Rosetta Stone: Deciphering mysterious Egyptian hieroglyphs
The key to ancient Egypt: 200 years ago, an archaeological thriller finally led to solving the riddle of hieroglyphs.
The key to ancient Egypt: 200 years ago, the Rosetta Stone helped solve the riddle of hieroglyphs. Coincidence played the main role in the archaeological thriller.
On July 19, 1799, French soldiers pulled an inconspicuous stone slab out of the rubble of a demolition wall in Rosetta, a port city on the Nile Delta. Three sections of writing were carved into the surface. None of the men taking part in Napoleon's Egyptian Campaign (1798-1801) preparing to fight the troops of the Ottoman Empire had any idea what treasure they were holding in their hands. But soon the news spread like wildfire.
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The stone tablet made of a granite-like igneous rock, just 112 centimeters high and 75.7 centimeters (44 x 30 inches) wide, turned out to be a fragment of a much larger ancient stele.
But what did the inscriptions, letters and symbols mean?
The slab was also damaged: Two thirds of the upper text, illegible hieroglyphics, were missing. In addition, many lines were damaged at the edges. The middle text in Demotic script, an ancient Egyptian form of writing for daily business, was the best preserved. Of the lower, ancient Greek text, a large corner piece was missing.
A mysterious discovery
But what did the three texts mean? Were they identical messages in different languages and scripts? Lieutenant Pierre-Francois Bouchard, commander of the Napoleonic expeditionary corps, was completely fascinated. The mystery plagued him. He informed French archaeologists who had accompanied the troops. But even they had no explanation and wanted to take the find back to France for further investigation.
However, that attempt failed in 1801 due to the victory of English troops over the French. The defeated were required to hand over all their ancient Egyptian artifacts. And so the Rosetta Stone arrived in London as spoils of war. To this day, it is exhibited in the British Museum.
Electrified by the mysterious find, researchers from all over Europe then began to decipher the writings.
The Frenchman Silvestre de Sacy first compared the demotic with the Greek part of the text. In 1802, the Swede Johan David Akerblad succeeded in reading the demotic names, thus following up on Sacy's work. The British polymath Thomas Young, in turn, tried to solve the scripture puzzle in a mathematical way, but he did not understand the complex grammar of the ancient Egyptian script.
Linguist Champollion figured it out
It was Jean-Francois Champollion (1790-1832), a French linguist, who finally achieved the breakthrough: Unlike Young, he spoke fluent Coptic and knew a great deal about Egypt and its culture. He discovered that the characters of the Demotic script stood for syllables, while the Ptolemaic hieroglyphs in turn reflected sounds of the Coptic language.
"This allowed Champollion to prove that the Coptic language was behind the hieroglyphic script," Hanover-based Egyptologist Christian Loeben told DW. "That's how he deciphered the hieroglyphs."
Absolutely thrilled, Champollion is said to have run into his brother's office and shouted "Je tiens mon affair! ("I've got it!") — only to then faint.
Egyptian hieroglyphics — a pictographic script using human figures, animals and objects — were in use from about 3,200 BC to 400 AD. In time, the written language fell completely out of usage and could no longer be read.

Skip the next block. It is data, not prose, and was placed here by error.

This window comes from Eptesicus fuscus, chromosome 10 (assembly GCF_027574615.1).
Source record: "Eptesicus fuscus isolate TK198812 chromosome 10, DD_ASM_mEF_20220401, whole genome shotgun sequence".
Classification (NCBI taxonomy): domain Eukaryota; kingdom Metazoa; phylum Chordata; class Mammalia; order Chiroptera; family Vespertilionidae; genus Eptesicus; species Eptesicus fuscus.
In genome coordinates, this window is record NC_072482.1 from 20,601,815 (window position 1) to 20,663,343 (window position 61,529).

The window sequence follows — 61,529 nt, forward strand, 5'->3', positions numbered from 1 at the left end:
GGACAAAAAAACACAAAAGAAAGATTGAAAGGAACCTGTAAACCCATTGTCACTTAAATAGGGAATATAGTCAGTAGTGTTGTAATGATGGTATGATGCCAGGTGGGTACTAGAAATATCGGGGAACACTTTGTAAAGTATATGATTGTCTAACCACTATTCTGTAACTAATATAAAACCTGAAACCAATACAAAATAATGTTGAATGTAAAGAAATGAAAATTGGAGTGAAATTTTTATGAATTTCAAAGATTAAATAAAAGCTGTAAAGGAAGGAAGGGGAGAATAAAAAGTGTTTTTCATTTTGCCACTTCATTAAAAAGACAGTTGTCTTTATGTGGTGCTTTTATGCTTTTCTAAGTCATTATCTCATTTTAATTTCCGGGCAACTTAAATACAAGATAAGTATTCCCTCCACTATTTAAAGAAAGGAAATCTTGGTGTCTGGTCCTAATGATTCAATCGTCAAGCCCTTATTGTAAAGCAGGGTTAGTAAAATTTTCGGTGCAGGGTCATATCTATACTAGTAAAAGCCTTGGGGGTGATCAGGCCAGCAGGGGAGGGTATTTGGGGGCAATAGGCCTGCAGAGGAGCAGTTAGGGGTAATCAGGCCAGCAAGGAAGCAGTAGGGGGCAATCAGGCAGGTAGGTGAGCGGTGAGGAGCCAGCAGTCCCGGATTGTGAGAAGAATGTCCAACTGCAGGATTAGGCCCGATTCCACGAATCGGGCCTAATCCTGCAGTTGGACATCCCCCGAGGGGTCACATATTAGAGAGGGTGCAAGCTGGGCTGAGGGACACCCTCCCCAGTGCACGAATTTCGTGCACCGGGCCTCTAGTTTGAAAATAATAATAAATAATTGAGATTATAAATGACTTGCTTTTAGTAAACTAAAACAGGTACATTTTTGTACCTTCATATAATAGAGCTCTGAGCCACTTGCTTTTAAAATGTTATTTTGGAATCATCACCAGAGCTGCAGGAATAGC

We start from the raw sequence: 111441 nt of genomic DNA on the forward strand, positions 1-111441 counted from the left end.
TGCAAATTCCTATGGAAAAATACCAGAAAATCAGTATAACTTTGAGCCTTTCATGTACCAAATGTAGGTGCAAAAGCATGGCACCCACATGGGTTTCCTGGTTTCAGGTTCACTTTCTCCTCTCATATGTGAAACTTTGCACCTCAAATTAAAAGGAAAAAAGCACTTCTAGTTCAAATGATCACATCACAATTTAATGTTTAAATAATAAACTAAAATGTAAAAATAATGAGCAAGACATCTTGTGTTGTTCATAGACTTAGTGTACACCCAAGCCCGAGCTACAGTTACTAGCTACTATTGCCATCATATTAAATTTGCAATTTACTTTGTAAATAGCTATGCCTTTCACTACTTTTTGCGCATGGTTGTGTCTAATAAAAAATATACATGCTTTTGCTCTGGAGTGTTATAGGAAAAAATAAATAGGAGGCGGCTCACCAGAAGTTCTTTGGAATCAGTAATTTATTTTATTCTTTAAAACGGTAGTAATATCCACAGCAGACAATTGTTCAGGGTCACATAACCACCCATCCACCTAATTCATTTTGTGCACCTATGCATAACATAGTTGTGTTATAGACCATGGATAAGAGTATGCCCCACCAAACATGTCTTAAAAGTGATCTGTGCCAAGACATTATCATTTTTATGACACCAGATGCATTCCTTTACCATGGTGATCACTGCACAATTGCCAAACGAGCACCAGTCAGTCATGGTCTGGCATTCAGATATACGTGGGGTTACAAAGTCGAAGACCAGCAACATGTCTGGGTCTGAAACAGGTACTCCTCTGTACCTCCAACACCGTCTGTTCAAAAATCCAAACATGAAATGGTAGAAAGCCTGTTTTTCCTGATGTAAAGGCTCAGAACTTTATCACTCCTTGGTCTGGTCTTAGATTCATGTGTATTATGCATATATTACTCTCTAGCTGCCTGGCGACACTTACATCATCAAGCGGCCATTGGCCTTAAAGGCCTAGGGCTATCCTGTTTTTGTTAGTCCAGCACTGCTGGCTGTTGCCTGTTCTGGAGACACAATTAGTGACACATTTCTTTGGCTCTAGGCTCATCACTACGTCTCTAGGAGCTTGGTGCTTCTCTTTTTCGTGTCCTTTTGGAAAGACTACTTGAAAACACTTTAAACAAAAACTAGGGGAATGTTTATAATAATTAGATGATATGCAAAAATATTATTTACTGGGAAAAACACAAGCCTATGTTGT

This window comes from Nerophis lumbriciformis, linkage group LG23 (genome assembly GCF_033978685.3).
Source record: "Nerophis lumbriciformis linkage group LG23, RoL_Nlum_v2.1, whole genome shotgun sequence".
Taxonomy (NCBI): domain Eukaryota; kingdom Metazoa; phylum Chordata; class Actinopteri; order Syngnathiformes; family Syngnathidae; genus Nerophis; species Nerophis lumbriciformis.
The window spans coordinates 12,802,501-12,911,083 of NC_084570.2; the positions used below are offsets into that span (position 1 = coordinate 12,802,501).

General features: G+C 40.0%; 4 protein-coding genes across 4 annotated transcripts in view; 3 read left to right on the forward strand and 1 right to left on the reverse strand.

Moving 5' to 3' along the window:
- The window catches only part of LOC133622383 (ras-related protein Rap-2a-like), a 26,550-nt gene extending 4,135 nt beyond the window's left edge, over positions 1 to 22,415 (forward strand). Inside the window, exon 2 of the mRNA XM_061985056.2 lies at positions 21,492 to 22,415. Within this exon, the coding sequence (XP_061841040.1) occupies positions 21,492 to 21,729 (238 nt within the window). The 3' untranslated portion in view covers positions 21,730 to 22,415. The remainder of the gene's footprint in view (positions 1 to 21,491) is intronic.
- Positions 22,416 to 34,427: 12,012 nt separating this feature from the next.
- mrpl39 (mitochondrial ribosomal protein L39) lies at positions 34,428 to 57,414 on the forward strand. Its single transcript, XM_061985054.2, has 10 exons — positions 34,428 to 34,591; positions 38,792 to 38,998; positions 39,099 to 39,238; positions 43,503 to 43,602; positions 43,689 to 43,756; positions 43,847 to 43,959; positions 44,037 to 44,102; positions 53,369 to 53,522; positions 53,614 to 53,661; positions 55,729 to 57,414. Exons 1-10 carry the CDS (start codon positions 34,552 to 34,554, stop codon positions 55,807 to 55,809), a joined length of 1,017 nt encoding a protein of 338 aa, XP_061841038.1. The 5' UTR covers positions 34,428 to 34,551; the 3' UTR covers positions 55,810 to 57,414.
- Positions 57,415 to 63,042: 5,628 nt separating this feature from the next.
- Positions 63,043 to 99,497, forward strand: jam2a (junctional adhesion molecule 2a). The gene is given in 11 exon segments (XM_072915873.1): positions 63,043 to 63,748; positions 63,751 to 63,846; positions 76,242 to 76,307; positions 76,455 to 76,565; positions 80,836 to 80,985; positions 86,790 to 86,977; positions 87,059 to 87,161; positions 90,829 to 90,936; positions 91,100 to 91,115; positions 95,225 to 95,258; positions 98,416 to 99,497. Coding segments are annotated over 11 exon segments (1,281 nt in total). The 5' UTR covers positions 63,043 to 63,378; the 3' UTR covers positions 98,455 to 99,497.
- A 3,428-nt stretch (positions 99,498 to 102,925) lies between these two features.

So where exactly did the Rosetta Stone come from? And what were the carved writings all about?
Hieroglyphs reflect sounds from the Coptic language
Scientists assume that the stele was created around 196 BC in the Ptolemaic era (ca. 323 to 30 BC). The rule of the Ptolemaic dynasty had been threatened by power struggles since the death of pharaoh Ptolemy IV. When a revolt broke out in 204 BC, loyalty to the pharaoh was required and an Egyptian synod of priests formulated the so-called "Decree of Memphis" in 196 BC.
It was written in such a way that three groups of the population could read it: For the priests as words of God in hieroglyphics; for the officials in Egyptian in Demotic letter writing; and for the Greek rulers over Egypt in ancient Greek capital letters. Identical stelae were to be erected in every temple in Egypt.
With the help of the Rosetta Stone, Jean-Francois Champollion created an alphabet of phonetic hieroglyphs. Other scholars were able to use it to translate the inscription completely.
"Thanks to the Rosetta Stone, Champollion was able to decipher the hieroglyphs. This gave the Egyptians their voice again," says Loeben, who heads the Egyptian Department at the Kestner Museum in Hanover. "At the same time, it marked the birth of Egyptology."
Who are the owners?
To this day, the Rosetta Stone is considered one of the most important archaeological finds ever. Its significance is huge — and not only for science. After all, to whom does the artifact that reached England during colonial times belong?
"The stone belongs to humanity, no matter where it is," says German Egyptologist Loeben. "Egyptian objects in museums around the world are Egypt's best ambassadors outside the country." This also benefits tourism, he says, which ultimately brings money to the land of the pharaohs.
Loeben is currently preparing a major exhibition on the Rosetta Stone for the Roemer and Pelizaeus Museum in Hildesheim, Germany. The show "Deciphered" will begin on September 9, 2023.
Starting on October 13, 2022, a major exhibition at the British Museum in London titled "Hieroglyphs: Unlocking Ancient Egypt" will honor the achievements of the researchers' discoveries — exactly 200 years after the deciphering of the hieroglyphs.
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